February 13, 2012
On January 9, 2012, the U.S. Citizenship and Immigration Services and the Department of Homeland Security submitted a proposed rule for provisional waivers of inadmissibility for certain immediate relatives of U.S. citizens. There has been some confusion lately from many dealing with immigration issues regarding this proposed rule that would allow for individuals to obtain a waiver (“el excepcion”) without leaving the United States. Many believe that this proposed rule is now the law. They also believe that this rule allows for them to get a visa without leaving the United States. This article is written to resolve the growing confusion over the rule and explain what the proposal real means for those seeking visas.
First, as stated, the rule is only a proposed rule. This means that the current law has not yet been changed and that USCIS has only put forward the possibility of a change in the law. As such, this rule is not the law yet and probably will not be for several years, if at all. In fact, in the proposed rule, the government specifically states “Do not send an application requesting a provisional waiver under the procedures under consideration in this notice. Any application requesting this new process will be rejected, and the application package returned to the applicant, including any fees, until a final rule is issued and the change becomes effective.”
The current law requires individuals who have accrued a certain amount of unlawful presence in the United States to be processed at a consulate abroad. The current process also requires that these individuals apply for, and receive, a waiver (excepcion) through application for the same at the consulate. However, the proposed rule, as stated in the Department of Homeland Security’s Notice of Intent would change the law as follows:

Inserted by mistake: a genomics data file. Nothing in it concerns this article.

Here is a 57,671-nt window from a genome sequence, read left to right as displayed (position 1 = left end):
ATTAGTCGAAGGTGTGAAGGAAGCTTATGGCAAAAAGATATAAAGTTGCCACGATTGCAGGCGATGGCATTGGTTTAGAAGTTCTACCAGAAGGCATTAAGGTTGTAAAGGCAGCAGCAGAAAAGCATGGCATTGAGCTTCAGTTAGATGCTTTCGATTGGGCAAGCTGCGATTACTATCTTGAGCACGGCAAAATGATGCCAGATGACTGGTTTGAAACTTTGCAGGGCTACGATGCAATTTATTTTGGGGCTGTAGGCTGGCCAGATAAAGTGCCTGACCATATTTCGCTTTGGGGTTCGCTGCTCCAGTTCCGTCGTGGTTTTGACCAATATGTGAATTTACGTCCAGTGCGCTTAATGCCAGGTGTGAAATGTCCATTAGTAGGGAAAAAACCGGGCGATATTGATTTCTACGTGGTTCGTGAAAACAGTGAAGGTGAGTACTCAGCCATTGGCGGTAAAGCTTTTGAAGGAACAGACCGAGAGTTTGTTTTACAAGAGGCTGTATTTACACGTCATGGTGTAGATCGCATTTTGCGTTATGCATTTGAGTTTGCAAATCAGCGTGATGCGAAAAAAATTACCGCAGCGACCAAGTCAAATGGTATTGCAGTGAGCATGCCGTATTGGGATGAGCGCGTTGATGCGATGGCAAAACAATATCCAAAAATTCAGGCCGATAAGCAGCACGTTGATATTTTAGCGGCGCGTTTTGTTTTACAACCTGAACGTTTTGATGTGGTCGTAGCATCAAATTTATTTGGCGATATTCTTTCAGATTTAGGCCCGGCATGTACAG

- For immediate relatives of US citizens that are barred on the basis of 212(a)(9)(B)(v) (accrual of unlawful presence) to apply for provisional waivers prior to departing the United States for Consular processing; and
- The proposed provisional waiver program will be limited to immediate relatives of U.S. citizens who can demonstrate extreme hardship to a U.S. citizen spouse or parent; and
- The proposed program will also be limited to those whose sole bar to admission is accrual of unlawful presence, which is a flaw in the rule.
The proposed rule will not change the law as follows:
- USCIS and DHS does not intend to change the legal standard for assessing the eligibility for the waivers; and
- The proposed provisional waiver program will not apply to those seeking a visa through a lawful permanent resident; and
- Individuals will still be required to depart the United States for consular processing. The waiver is not effective until the alien leaves the United States.
I hope this clears up the confusion that this proposal has created among many of those trying to navigate the complex web of immigration law.
At Shunneson Law I am devoted to helping you with your immigration problems. Call (847) 693-9120 for more information.
-Drake Shunneson (copyright 2012)
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